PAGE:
Review: Steelheart


Flying SaucerFlying SaucerFlying Saucer

Three flying saucers
(3 out of 4 rating)

I’m not normally into superheroes, but I almost gave this story my very top rating. I’ll discuss why I didn’t at the end of the review (below the triple spoiler dragons), but basically the story just went a chapter too far. If it had ended right at the conclusion of its climax, I would have said it had one of the best story endings, possibly THE best story ending, that I can remember.

I had one additional problem with the book; I didn’t realize it was a “young adult” book when I bought it. So, maybe there are elements in the story which are requirements of the genre, and my issues are with the genre itself, or maybe another author could have implemented the YA concept differently. I can’t say, as this is the only YA book I’ve ever read.

In the story, an event occurs which causes a large number of people to develop superpowers. Instead of half of them becoming superheroes and half becoming supervillains, they ALL turn to crime or set themselves up as warlords or dictators. The main character in the story is an orphan who has just turned 18 and left an orphanage. As a child, he witnessed his father being murdered by Steelheart, one of the most powerful supervillains and dictator of “Newcago” (Chicago). This led the main character to spend the rest of his life obsessing about supervillains and how to kill them. He manages to link up with a small resistance group, and together they try to kill Steelheart.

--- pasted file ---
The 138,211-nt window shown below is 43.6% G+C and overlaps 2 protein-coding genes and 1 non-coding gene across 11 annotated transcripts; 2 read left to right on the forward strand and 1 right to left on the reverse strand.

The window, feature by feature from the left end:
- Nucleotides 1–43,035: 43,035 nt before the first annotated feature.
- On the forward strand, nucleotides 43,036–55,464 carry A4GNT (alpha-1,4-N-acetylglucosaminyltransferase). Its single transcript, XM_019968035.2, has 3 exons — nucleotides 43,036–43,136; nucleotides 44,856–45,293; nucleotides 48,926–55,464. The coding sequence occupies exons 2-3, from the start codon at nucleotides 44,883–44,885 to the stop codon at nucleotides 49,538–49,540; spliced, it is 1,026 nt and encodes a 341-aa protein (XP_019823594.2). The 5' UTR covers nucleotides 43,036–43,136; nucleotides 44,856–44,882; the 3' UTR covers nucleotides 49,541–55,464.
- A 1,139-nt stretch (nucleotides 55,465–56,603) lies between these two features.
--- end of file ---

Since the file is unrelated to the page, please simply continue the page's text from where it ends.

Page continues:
The Spoiler Dragon

One of the members of the resistance group is a teenage girl. In between a series of intensely dangerous crises, or possibly during them, the reader gets to hear the main character’s thoughts, such as “Does she like me?” or “Why doesn’t she like me?” This drove me nuts, and more importantly, takes the reader away from the life-and-death nature of the situation. In the middle of the book, there’s a scene where the teenage girl is critically injured and on an operating room table. It’s supposed to be a tense, heart-wrenching scene, but I couldn’t stop hoping that the girl would die, so I wouldn’t have to listen to the main character think about her any more. Apparently, YA readers can imagine themselves taking on invincible supervillains and saving the world, but can’t imagine coherent interaction with the opposite sex.

The Spoiler DragonThe Spoiler DragonThe Spoiler Dragon

During a final climactic battle in which the resistance group takes on Steelheart, some of his supervillain allies, and an army of henchmen, the main character arranges things so that his own death also causes the death of Steelheart. That moment should have been the end of the story, and the end of the main character. I try to maintain a Latin-free blog, but there’s nothing to say at this point other than “Deus ex machina”. The main character survives in some improbable manner (I can’t even remember exactly how) as does every member of the resistance band. Not only did this distract from the “poetic justice” of the ending, it somehow seemed to lessen all of the earlier danger that the characters went through.